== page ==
"We know little about what drove them to build shafts to begin with. Their contemporaries are lost to the ages. Perhaps the dwarven urge to dig earth and stone was even stronger for them. What ended them is also unknown, save that it happened suddenly, across their whole empire."
The Shaftbuilders were a culture of dwarves that spread out across the known world between 7000 and 6000 years ago. Named for the enormous shaft-cities they dug deep into the earth, the Shaftbuilders spread across the northern continent and even into Kraken's Domain.
An entirely underground society, the Shaftbuilders lived in enormous shafts dug down a kilometer or more into the earth. Making their homes in the walls of these shafts, they lived off the produce of the deep caverns. Using green stone to grow food where none would grow, and using whatever metals they found while digging for the lifeblood of their civilization, Shaftbuilder ruins are immediately recognizable.
History and Legacy
The origins of the Shaftbuilders are shrouded in mystery. The Thaner claim that they came out of Mount Aktar and built the first shaft there, but while shafts have been found in the Children of Aktar, it is doubtful they are the earliest ones. Indeed, the location of the first shaft is still a mystery, and the records left by the Shaftbuilders themselves grow ever sparser the further back one looks. How the Shaftbuilders first came upon green stone and the art of imprinting is likewise unknown.
What is known is that the Shaftbuilders ranged far and wide. Shafts have been found in Kilth, in the Children of Aktar, west in the lands of the Hak, east in Voranth, and even in Kraken's Domain. They did not sail the seas however, and the Shaftbuilders' own records state that expeditions to found new shafts were done along existing shaftways or by traveling aboveground. This wealth of sites, numbering perhaps in the hundreds, has provided many imprinted artifacts for the explorers of today to marvel at. However, it has also meant that the Shaft Abominations that inexplicably roam the lost people's ruins could always be lurking somewhere quite close to civilization.
The Shaftbuilders are believed to have been active between 7200 and 6000 years ago. Their fall is quite precisely dated, for many known shafts go dead during an apparently simultaneous 10 year period. However, estimates for the founding of the first shaft range by as much as 500 years, and even less is known about the "proto-Shaftbuilders" that might have lived before the discovery of imprinting which made the shafts possible.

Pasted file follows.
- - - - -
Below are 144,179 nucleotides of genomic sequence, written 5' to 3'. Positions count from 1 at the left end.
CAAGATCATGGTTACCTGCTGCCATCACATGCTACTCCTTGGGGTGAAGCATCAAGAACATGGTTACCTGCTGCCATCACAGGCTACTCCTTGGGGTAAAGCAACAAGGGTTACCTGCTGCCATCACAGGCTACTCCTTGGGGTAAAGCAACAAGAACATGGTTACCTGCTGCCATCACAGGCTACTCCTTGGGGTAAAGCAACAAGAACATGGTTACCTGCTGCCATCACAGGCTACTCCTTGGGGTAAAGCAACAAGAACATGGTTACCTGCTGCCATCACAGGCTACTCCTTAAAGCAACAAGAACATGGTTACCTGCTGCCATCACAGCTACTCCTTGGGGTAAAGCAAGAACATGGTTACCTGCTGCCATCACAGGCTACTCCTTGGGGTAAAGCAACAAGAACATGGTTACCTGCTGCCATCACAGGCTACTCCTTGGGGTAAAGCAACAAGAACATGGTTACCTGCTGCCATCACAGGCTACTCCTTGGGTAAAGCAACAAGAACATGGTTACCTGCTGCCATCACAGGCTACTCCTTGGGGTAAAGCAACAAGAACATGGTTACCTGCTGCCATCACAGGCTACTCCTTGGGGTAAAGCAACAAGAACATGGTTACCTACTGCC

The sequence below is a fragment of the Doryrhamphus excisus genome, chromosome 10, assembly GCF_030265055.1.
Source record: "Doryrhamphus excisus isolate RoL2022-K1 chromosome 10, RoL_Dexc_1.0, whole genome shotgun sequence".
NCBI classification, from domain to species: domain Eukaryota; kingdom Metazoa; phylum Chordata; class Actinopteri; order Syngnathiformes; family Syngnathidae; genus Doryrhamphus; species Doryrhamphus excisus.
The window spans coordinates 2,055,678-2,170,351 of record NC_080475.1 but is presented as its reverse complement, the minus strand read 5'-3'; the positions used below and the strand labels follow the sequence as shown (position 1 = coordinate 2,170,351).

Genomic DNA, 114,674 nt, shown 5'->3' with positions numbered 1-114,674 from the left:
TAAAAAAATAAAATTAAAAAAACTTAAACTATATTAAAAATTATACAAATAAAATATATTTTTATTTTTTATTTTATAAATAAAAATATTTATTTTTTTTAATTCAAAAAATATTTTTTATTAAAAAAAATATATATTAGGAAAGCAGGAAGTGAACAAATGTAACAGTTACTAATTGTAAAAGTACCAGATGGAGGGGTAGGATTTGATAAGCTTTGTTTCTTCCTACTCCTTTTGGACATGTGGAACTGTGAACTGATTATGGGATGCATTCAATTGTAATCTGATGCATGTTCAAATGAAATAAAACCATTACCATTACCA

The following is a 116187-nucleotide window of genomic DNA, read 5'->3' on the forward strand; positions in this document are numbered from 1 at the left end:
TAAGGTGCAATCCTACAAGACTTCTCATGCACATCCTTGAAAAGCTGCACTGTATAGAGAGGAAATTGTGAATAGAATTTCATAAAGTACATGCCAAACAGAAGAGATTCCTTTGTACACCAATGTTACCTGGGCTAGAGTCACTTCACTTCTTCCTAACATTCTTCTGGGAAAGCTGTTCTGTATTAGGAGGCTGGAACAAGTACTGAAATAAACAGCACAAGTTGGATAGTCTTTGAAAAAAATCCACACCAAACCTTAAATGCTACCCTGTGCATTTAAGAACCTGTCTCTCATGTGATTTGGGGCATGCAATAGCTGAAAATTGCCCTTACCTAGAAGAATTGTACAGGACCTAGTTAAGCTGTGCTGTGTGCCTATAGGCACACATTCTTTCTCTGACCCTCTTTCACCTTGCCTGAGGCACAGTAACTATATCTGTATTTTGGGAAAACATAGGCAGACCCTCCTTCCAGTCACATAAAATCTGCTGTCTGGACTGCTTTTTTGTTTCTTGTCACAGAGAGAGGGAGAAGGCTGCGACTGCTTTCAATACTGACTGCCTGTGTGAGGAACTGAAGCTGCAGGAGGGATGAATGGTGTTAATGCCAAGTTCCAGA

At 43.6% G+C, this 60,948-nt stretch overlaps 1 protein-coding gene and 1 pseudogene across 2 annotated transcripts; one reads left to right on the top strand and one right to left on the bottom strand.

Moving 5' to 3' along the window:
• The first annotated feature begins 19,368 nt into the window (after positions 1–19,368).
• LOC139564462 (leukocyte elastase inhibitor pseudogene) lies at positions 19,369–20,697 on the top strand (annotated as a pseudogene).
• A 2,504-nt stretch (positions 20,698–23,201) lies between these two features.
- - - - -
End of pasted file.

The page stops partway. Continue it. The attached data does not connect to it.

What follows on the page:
The Shaftbuilders own timekeeping practices have made precise dating difficult, as each shaft kept its own calender counting from its own founding, and the Shaftbuilders kept time in cycles that had little to do with the movements of the sun. Thus, a full accounting of the Shaftbuilders' history is a true puzzle, requiring texts from multiple shafts and intact records of when and from where each shaft-founding expedition was launched. Despite this, archeologists are quite confident that a great number of shafts were abruptly abandoned roughly 6000 years ago, and no Shaftbuilder activity appears in the records after that.
Culture and cultural heritage
"The dwarves of old scorned the light of day."
The search for green stone for the purpose of imprinting was at the heart of Shaftbuilder culture. A magical society unlike anything seen since, most Shaftbuilder dwarves were reliant on the works of their prospector to live. Most of the Shaftbuilders were not cut out to be prospectors, but anyone could in theory become one. The education system of each shaft was designed to teach each dwarf to at least use imprinted stone, and determine who was talented enough to be taught imprinting. Nevertheless, the prospectors were not a ruling class, and most shafts appear to have been led by an Imperial Dreamer.
The Imperial Dreamers were those who led new expeditions to find new sites to build shafts, as well as their descendants. Though the initial selection basis for Imperial Dreamers appears to have varied from simply being selected by an existing Imperial Dreamer, being voted on by either the prospectors or the administrators of an expedition, or even some other method, once a new shaft was established the position appears to have been hereditary. Though apparently conceived as a sort of local functionary of a continent-spanning Shaftbuilder empire, these lords appear to have rarely had much contact with the outside, and researchers today believe the empire was more an idea than any kind of political reality.
The Shaftbuilders lived almost their entire lives underground, making only limited forays into the aboveground surroundings of their shaft. Indeed, the sun is usually referred to as a hostile entity in Shaftbuilder texts. They likewise distrusted those peoples who lived aboveground, and only had sporadic trading relations with other cultures of their age. Though producing an abundance of writing and art in many forms, they Shaftbuilders were insular to the point of barely keeping contact with their mother shaft.